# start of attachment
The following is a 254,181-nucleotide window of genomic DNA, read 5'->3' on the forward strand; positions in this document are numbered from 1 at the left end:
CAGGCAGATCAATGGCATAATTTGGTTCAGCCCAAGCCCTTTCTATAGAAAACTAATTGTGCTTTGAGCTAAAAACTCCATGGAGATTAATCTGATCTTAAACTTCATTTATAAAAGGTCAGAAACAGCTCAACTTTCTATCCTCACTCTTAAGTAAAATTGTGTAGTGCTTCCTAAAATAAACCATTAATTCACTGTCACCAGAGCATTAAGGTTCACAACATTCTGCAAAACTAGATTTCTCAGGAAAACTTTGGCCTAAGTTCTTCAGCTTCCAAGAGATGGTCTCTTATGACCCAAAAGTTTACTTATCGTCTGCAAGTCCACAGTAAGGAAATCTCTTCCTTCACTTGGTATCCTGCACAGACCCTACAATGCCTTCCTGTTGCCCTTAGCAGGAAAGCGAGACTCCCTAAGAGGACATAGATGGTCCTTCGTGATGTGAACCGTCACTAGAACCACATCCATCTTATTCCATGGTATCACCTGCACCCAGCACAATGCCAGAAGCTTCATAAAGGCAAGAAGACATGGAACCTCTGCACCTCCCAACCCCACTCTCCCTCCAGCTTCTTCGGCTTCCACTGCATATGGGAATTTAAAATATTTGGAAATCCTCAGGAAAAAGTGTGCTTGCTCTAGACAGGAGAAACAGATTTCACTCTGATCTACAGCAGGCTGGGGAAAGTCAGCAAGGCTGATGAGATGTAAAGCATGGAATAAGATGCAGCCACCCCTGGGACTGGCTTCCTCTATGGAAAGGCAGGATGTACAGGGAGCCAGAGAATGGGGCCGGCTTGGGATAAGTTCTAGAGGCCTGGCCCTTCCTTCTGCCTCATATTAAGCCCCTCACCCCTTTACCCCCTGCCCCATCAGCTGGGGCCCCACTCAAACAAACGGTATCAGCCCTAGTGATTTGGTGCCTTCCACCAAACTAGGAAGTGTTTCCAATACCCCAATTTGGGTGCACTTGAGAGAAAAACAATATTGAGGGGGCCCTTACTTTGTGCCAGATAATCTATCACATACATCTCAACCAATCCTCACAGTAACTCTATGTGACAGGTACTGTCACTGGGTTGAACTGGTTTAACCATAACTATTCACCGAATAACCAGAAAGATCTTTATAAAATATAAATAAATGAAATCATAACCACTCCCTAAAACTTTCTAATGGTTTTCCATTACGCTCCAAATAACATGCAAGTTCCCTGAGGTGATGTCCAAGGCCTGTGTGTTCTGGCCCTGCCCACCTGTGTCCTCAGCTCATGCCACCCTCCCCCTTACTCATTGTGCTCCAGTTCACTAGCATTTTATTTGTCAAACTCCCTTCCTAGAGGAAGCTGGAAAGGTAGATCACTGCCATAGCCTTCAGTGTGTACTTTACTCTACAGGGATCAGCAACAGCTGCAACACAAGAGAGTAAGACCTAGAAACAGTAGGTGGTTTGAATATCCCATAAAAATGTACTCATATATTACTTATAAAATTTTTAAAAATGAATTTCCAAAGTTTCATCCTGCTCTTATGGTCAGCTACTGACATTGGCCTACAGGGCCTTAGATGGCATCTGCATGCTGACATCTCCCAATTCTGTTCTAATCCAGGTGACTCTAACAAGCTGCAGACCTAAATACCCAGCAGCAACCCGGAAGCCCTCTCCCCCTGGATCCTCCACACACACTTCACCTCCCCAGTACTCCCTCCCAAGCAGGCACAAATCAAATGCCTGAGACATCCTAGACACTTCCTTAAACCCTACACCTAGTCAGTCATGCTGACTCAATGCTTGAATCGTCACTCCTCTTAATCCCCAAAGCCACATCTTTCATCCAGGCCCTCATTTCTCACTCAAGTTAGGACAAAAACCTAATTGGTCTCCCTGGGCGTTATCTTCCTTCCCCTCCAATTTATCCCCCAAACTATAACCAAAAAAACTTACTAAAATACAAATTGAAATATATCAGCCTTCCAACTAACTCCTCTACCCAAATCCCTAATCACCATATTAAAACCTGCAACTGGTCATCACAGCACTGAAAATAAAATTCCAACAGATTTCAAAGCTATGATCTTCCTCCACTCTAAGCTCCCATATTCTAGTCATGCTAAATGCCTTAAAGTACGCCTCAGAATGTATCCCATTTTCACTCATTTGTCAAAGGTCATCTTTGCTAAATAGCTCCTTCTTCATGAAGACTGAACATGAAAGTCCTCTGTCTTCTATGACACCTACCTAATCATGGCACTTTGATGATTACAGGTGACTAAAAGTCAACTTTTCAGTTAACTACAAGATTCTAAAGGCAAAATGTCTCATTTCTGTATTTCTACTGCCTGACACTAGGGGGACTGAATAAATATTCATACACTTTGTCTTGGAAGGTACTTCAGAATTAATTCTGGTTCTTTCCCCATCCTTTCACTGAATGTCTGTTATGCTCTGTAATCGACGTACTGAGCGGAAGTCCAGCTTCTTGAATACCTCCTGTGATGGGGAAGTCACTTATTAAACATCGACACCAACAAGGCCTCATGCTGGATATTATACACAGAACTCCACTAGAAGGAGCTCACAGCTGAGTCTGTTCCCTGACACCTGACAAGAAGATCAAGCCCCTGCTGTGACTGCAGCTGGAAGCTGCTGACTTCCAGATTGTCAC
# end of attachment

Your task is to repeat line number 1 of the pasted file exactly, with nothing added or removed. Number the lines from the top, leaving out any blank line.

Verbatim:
The following is a 254,181-nucleotide window of genomic DNA, read 5'->3' on the forward strand; positions in this document are numbered from 1 at the left end: